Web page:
Slogans, which in some cases have been turned into feminist memes, represent the words of women who lived very real lives, facing and fighting very real struggles caused by enemies who are very real indeed, writes Juliana Claassens.
Nevertheless, she persisted.
Feminism is the radical notion that women are people.
I myself have never been able to find out precisely what feminism is. I only know that people call me a feminist when I express sentiments that differentiate me from a doormat or a prostitute.
If they don’t give you a seat at the table, bring a folding chair.
Well-behaved women rarely make history.
In the run up to this year’s International Women’s Day, which is celebrated annually on 8 March, I found myself thinking of feminist memes.
It started with buying gifts for my closest feminist friends at Strand Book Store in New York towards the end of my sabbatical. Strand Books, a New York institution in the vicinity of Union Square, has a range of delightful feminist paraphernalia – fridge magnets, coffee mugs, bumper stickers with inspiring quotes of our foremothers which we put up in our offices and pass on to our friends and daughters to inspire, to console, to take courage.
I ended up buying notebooks with feminist quotes that I had not seen before, including the words of Shirley Anita St Hill Chisholm, seven times elected to the US House of Representatives and the first woman to run for US president in 1972:
Another example of a quote that captures women's resolve never to give up, "Nevertheless, she persisted," also originates in US polarised politics. The words are attributed to Senator Mitch McConnell, the Republic Senate majority leader who sought to silence the Democratic Senator of Massachusetts, Elizabeth Warren, on 7 February 2017, on the Senate floor after she was barred from the debate on the confirmability of the attorney general nominee Sen. Jeff Sessions.
McConnell infamously said:
These words went viral, serving as an excellent example of the meaning of harmful words being turned around to serve as a rallying cry for many women in the past and present who feel slighted and silenced.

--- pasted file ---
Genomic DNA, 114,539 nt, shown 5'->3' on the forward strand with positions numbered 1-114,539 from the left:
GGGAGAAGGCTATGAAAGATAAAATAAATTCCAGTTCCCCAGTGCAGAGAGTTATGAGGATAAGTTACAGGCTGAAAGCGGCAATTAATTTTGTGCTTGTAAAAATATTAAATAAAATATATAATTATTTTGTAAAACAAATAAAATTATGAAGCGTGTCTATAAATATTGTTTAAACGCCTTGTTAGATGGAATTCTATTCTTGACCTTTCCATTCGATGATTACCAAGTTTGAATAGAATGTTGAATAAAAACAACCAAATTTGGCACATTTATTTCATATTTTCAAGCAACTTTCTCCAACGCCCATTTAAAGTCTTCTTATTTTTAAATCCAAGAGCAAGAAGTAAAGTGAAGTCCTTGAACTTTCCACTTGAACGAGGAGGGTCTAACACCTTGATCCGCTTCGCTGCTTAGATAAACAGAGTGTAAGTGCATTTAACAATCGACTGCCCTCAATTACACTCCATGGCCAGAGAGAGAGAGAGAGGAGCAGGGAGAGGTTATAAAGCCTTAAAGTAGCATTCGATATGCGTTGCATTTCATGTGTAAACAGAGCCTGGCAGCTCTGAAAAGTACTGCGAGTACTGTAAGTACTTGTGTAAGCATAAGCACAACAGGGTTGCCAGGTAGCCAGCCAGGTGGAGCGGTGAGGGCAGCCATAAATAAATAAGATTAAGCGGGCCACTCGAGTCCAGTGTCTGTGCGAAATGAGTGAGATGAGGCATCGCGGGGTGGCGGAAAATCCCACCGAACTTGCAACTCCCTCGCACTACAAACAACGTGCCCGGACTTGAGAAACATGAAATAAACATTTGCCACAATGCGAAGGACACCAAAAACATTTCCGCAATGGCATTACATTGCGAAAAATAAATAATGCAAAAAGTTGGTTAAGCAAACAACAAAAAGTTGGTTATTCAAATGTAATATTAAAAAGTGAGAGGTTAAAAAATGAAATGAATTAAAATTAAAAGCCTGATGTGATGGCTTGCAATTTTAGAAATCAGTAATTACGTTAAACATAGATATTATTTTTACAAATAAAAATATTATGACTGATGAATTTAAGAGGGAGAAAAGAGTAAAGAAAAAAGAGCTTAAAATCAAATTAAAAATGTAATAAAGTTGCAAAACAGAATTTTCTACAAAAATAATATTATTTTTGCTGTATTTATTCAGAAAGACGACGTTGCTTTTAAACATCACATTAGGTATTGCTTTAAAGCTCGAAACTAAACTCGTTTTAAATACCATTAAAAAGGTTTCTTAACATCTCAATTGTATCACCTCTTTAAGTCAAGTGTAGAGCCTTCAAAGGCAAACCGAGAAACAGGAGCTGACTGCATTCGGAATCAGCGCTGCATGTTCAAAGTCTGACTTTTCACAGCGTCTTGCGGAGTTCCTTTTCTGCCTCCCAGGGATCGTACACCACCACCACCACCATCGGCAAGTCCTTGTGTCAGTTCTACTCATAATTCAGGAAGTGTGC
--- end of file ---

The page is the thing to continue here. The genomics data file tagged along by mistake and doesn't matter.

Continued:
I always start my classes on feminist biblical interpretation with the following two quotes: "Feminism is the Radical Notion that Women are People" and "I myself have never been able to find out precisely what feminism is. I only know that people call me a feminist when I express sentiments that differentiate me from a doormat or a prostitute" – the latter attributed to Rebecca West.
But as I was thinking about feminist memes, I realised I know very little of the women who said these words, and also the circumstances that demanded their inspiring words that reach all the way to our context here in South Africa, ending up in my classroom.
For instance, Rebecca West was born Cicely Isabel Fairfield and is a well-known British author, journalist, literary critic, and travel writer who took the name Rebecca West as a pen name based on a play by Henrik Ibsen's play, Rosmersholm. West's definition of feminism was made in her 1913 essay "Mr. Chesterton in Hysterics"– a turn of phrase that many decades later still give words to women saying, treat me like a person. Do not sexualise me, do not tread on me. See me as me. For "feminism indeed is the radical notion that women are people."
The authorship of this last quote is intriguing. After some searching, I found that these words come from Marie Shear in her May-June 1986 review of the Feminist Dictionary in the New Directions for Women feminist newsletter. They have been erroneously attributed to the editors of this dictionary, Cheris Kramarae and Paula Treichler. Astounding how words spoken in a scholarly journal can travel the world and become a battle cry for equality, justice, and freedom for all.
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Finally, a colleague a long time ago gave me a coffee mug featuring the words, "Well-behaved women rarely make history." As I was searching for the origin of this quote, I first found that it had been attributed to Eleanor Roosevelt, who recently has been brought to the screen in a fantastic performance by Emma Thompson in the ShowTime series The First Lady (together with equally outstanding performances by Michelle Pfeiffer as Betty Ford, and Viola Davis as Michelle Obama).
Indeed, in this series, these words fit Eleanor, who, as well as her fellow first ladies in the show, are shown to be irreverent and unruly but certainly made their mark on history!
However, reading further, I discovered that the real woman behind these words was a Harvard Early American History professor, Laurel Thatcher Ulrich, who wrote an article as a PhD student on well-behaved or virtuous women from early American history who seldom are featured in history books.
These slogans, and many others, represent the words of women who lived very real lives, facing and fighting very real struggles caused by enemies who are very real indeed.
During this year’s International Women's Day celebrations with its theme #EmbraceEquity, we contemplate the legacy of women past and present, mainly how women's words live on long after they have died. As I continue to write and teach and speak this year, more than ever, I am thinking of what we pass on to our students, children, colleagues, and friends: persistence, resistance, and the unflinching commitment to respect and human dignity.
- Prof Juliana Claassens is Professor of Old Testament and Head of the Gender Unit in the Faculty of Theology at Stellenbosch University.
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